After an oral surgery procedure, please don’t partake in any strenuous activity for a few days. Immediately after surgery, we advise that you relax at home for the rest of the day.
Please take any medications that we prescribe to you as instructed. If you choose not to, please be advised that it can affect the healing process and overall success of your procedure. If you experience any adverse reactions to your medications, such as nausea, itching, swelling, or any allergic symptoms, please discontinue all medications and contact our office immediately.
NOTE: It is very important that you do not consume alcohol while taking your medications. Additionally, driving or operating dangerous equipment while taking narcotics (e.g. Vicodin® or Tylenol #3®) can be very dangerous. Medications should generally not be taken on an empty stomach.
You can experience some discomfort when the numbness from the anesthetic wears off. To avoid this discomfort, we recommend you take the first dose of the prescribed anti-inflammatory pain medication while the surgical site still feels numb. Usually this is done at our office after the procedure.
While bleeding may be possible after your surgery in completely, it should be minimal. Additionally, there may be a pink tinge to your saliva for several hours. Bright red bleeding is not to be expected and is not usually a normal symptom after surgery. If you do experience bleeding, apply a moistened tea bag (not herbal tea) to the surgical area with for 15 minutes; let rest for 15 minutes, then repeat for a second time only. It is very important that you contact our office immediately if you experience any heavy bleeding.
Immediately following your oral surgery, you may experience some swelling. To keep this to a minimum, apply an ice bag wrapped in a towel to the outside of the face, 15 minutes on and 15 minutes off, for a period of 4 hours. We also suggest that you practice gentle rinsing with cold liquids. It’s very important that you avoid using a straw, as suction can cause bleeding. For any residual swelling after the first 48 hours, heat is encouraged to increase circulation and healing. You can apply this with a hot water bottle or heating pad. If your swelling becomes progressively worse after 2-3 days, please call our office immediately.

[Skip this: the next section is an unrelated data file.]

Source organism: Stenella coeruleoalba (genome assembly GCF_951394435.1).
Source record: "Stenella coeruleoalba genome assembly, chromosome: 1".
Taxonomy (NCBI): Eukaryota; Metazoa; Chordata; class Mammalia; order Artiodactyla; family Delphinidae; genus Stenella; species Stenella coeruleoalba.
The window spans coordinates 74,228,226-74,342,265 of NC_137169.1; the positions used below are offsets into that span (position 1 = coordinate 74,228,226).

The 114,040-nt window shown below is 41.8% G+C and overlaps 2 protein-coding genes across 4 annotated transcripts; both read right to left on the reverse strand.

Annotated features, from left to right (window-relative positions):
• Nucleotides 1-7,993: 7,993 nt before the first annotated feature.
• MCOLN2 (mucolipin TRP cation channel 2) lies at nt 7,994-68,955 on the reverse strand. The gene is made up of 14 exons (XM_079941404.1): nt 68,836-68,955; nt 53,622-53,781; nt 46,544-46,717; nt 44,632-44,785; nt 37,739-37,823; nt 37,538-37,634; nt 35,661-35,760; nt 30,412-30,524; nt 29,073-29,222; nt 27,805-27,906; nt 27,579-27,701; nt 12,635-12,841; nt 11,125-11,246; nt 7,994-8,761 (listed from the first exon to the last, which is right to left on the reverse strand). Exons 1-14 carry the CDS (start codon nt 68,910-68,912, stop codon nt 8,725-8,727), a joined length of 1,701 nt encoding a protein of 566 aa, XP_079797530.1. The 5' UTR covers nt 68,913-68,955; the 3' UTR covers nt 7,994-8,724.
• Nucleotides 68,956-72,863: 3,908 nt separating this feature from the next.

Sutures, or stitches, are placed to hold the gum tissues in the correct position for optimum healing. If stitches were placed during your procedure, your doctor will want you to return once sufficient healing has occurred to remove them. It is very important that you do not disturb the stitches in any manner because this can impair proper healing. Please contact our office immediately if you notice that any of your stitches have come out or come loose.
You can continue your oral hygiene routine in the non-operated areas of your mouth with daily brushing and flossing. However, please be careful to not disrupt the healing areas. You may rinse gently with a mouth wash, like Listerine®, or a simple salt water solution. Once your sutures have been removed, you may lightly clean the teeth in the operated area using an extra soft toothbrush.
Vigorous rinsing should be avoided for the first 12-24 hours following surgery. If you are experiencing slight bleeding, hold cold water in your mouth in the first 12-24 hours. 24 hours after surgery, you should start warm (not hot) salt water rinses 3-4 times daily for the week after surgery. To create your salt water rinse, mix together a 1/2 tsp. salt in a tall glass of water.
You should be able to maintain a relatively normal diet throughout the course of healing and it’s important you not try any new diets post-surgery. For the first few days, you can eat nutritional supplements such as Boost® or Ensure® or soft foods (i.e. blended foods, mashed potatoes, yogurt, ice cream, soups, eggs, fish, pasta, Jell-O, pudding, oatmeal, etc.). It may be necessary to only consume liquids for the first day, if you find chewing to be uncomfortable. We recommend that you chew on the side opposite the surgical site and please avoid any hard or gritty foods such as peanuts, popcorn, chips or hard bread for 3-4 days after surgery. Also, it is best to avoid spicy or heavily seasoned foods for the initial 24 hours after surgery.
You should not consume alcohol until your sutures have been removed. We also advise that you should only minimally drink alcohol for several weeks after suture removal to promote further healing. It’s also very important you avoid drinking alcohol while still taking certain pain medications.
Oral surgery healing results are significantly worse for smokers than non-smokers. If you do choose to smoke, it’s important that you discontinue use until after your sutures have been removed to promote optimum success of your procedure. If you can’t quite completely, please refrain from smoking for the first 24-48 hours after oral surgery.